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Hello! I am a junior at a private Christian university with a major in Christian Missions and a minor in Biology. It was my original plan to go to medical school and become a missionary doctor, but as I immersed myself in the medical field, I realized that therapy was a much better fit for me. I am still very much called to the international mission field, and I would like to eventually work for/start a nonprofit that provides therapy to children in developing countries. Having said that, I am having trouble deciding what area of therapy to pursue. A little more about me... I am INFP personality type, I enjoy sign language, I enjoy writing, and I love working with children who are disabled.

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My daughter has multiple disabilities and has received a number of different types of therapy over the years including OT, general speech, auditory-verbal therapy, PT, Applied Behavioral Analysis therapy, play therapy, and I'm probably forgetting some. There's a lot of similarity in terms of the type of people who will be successful in working with special needs kids- patient, kind, enthusiastic, having high expectations for the child and doing "with, not for", able to "think on one's feet" to take advantage of "teachable moments" as they arise during session, etc.

Good OT's and PT's tend to be more kinesthetic and less verbal than SLP's. If you're the type who think it would be a blast to coach a kids' sports team, you'd make a great OT or PT. If you'd rather lead story hour at the library, you'd make a better SLP. Does that make sense?

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It depends what type of therapy you want to work in. Would you rather help children develop fine motor skills, or help them communicate? I went into speech because I think the most important part of the human existence is the ability to communicate. I wouldn't feel like I am making as much of a difference in a child's life if I were in OT or PT (Not to say these fields are amazing and extremely important, they just aren't for me.)

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Don't forget that many OT's do feeding and swallowing therapy. I would look for a private pediatric clinic in your area that offers pt/ot/slp services. That way, you could shadow all three. I was torn between OT and SLP for a while as well. Shadowing helped- a lot. 

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With the traveling for missionary work I would also see which form of therapy is most needed or most sought out in addition to what you enjoy.  If that is the driving force behind this I don't know that speech would be a great fit unless you were specifically working with cranio-facial disorders (cleft palate etc) or perhaps swallowing?  Articulation and actual speech therapy would not make a lot of sense unless you are multilingual or bilingual and become certified with those languages in mind in order to put them to use abroad.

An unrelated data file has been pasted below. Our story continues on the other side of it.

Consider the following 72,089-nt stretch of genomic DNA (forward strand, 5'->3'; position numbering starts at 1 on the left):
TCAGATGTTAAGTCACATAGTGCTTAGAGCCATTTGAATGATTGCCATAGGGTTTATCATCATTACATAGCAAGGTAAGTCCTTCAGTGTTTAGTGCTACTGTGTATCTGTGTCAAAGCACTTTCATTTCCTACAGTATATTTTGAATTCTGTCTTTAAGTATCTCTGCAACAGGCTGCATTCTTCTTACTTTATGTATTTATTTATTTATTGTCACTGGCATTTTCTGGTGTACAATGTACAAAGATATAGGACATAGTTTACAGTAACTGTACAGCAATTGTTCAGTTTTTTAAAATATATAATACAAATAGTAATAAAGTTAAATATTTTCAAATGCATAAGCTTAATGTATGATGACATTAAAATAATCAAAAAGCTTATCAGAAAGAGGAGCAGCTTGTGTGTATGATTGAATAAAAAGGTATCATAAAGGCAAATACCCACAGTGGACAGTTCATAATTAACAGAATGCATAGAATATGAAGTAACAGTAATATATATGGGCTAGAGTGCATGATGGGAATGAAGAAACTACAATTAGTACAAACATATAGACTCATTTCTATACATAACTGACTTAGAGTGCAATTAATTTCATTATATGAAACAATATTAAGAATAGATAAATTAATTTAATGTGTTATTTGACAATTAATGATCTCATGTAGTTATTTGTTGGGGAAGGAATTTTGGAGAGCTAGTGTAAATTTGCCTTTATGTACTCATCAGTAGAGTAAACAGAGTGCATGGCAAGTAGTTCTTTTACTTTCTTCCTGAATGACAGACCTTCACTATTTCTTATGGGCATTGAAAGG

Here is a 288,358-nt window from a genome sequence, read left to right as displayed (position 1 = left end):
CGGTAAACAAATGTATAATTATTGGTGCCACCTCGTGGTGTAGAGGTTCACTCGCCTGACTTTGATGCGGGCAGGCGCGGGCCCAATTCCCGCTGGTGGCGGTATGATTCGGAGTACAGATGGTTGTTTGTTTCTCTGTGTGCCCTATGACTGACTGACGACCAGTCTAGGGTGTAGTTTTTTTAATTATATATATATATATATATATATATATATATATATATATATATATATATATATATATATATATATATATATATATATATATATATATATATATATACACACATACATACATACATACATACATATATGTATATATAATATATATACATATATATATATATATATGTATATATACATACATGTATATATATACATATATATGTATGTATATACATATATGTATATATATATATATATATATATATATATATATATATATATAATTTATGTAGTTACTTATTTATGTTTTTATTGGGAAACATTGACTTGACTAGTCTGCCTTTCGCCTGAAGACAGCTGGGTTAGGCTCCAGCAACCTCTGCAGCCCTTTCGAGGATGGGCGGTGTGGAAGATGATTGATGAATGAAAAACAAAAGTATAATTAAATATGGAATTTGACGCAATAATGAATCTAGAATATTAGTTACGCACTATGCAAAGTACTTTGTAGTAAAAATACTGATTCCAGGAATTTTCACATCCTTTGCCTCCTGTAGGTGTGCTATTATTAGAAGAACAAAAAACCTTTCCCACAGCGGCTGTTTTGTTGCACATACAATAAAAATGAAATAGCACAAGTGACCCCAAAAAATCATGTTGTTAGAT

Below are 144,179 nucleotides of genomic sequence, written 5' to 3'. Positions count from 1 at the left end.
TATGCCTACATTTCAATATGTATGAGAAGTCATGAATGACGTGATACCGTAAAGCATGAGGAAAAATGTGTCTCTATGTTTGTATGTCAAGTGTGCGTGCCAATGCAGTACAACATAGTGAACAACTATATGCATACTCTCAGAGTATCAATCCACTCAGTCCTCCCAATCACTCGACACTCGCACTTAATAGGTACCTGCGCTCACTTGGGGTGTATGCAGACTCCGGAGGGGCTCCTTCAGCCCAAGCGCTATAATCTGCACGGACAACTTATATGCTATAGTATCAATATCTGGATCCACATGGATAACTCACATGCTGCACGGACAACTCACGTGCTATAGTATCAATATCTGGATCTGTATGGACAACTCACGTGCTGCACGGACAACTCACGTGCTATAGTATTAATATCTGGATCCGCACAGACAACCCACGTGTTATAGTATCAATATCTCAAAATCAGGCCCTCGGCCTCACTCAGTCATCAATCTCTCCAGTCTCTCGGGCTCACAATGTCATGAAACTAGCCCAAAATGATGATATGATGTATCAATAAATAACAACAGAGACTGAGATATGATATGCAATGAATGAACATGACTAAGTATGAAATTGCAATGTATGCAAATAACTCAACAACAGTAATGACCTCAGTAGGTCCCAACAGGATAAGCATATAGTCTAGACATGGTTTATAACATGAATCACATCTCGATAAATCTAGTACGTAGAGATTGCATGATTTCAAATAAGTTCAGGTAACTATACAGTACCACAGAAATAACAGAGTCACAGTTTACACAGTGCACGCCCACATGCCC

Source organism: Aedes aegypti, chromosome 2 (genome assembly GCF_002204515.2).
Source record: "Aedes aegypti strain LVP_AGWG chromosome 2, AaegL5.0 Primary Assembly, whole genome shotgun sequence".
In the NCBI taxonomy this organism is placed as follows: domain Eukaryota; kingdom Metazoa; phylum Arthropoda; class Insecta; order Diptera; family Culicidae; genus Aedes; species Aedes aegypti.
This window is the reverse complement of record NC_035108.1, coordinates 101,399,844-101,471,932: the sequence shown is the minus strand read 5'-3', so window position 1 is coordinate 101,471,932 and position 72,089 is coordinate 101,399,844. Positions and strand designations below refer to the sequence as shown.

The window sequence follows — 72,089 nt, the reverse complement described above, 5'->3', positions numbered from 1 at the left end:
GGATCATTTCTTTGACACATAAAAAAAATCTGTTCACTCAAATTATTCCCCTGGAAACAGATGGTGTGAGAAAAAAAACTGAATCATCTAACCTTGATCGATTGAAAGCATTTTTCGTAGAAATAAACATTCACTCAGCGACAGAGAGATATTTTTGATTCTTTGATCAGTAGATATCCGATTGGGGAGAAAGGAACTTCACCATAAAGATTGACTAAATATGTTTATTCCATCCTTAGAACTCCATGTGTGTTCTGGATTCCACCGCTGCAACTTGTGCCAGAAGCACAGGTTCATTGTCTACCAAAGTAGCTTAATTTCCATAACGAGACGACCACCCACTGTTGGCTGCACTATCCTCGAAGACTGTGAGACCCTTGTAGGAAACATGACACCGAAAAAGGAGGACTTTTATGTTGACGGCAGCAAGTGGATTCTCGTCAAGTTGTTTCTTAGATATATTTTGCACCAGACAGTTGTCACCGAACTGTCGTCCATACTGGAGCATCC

Whatever kind of therapy you decide it will definitely be a rewarding career helping others :)

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On the topic of humanitarian missions, I'm auditing a grad course this summer on cochlear implants (my daughter just had CI surgery so I wanted to take it now even if I won't be able to receive a grade due to my UG status) and the start was delayed because all the audiology students are off doing a mission. So that's a career you might want to explore. I think it would be much easier to do mission work as an audiologist than a SLP because the language barrier would be less of an issue. You'd still need an interpreter to give the directions and explain the results of course. But a lot of the work that an audiologist does isn't reliant on being fluent in the local language(s).

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I was on the same boat! I was a Missions major/Christian Ministry minor and sought to go overseas after building experience as an elementary school teacher. And I'm also an INFP ;) After working in private and public school settings, I naturally felt my heart lean towards speech therapy, seeing the potential impact it had on children and their ability to communicate. I've also volunteered in a multi-disciplinary private clinic and sat in both OT and SLP sessions, and realized that I personally enjoyed the language aspect of therapy.  If you enjoy writing, maybe you might enjoy working with speech therapy? I would also recommend shadowing just so you can get an idea of what therapy for both fields would look like on a day to day basis. 

I've heard that the demand for SLP's in international schools of some East-Asian countries are high if you'd prefer working in a school setting, and I believe someone here mentioned the need for treatment for cranio-facial & swallowing disorders that takes place in clinics or hospital settings. I know Columbia University has an international program that takes a group to Bolivia to explore this. I've also read multiple posts of SLP's with their own private practice in other countries as well, with English-speaking clients. The field of rehab may still be new in some countries, so I personally think it's one of the most rewarding fields to grow from to ultimately serve others. Feel free to message me if you need!

Edited by SLPFaith

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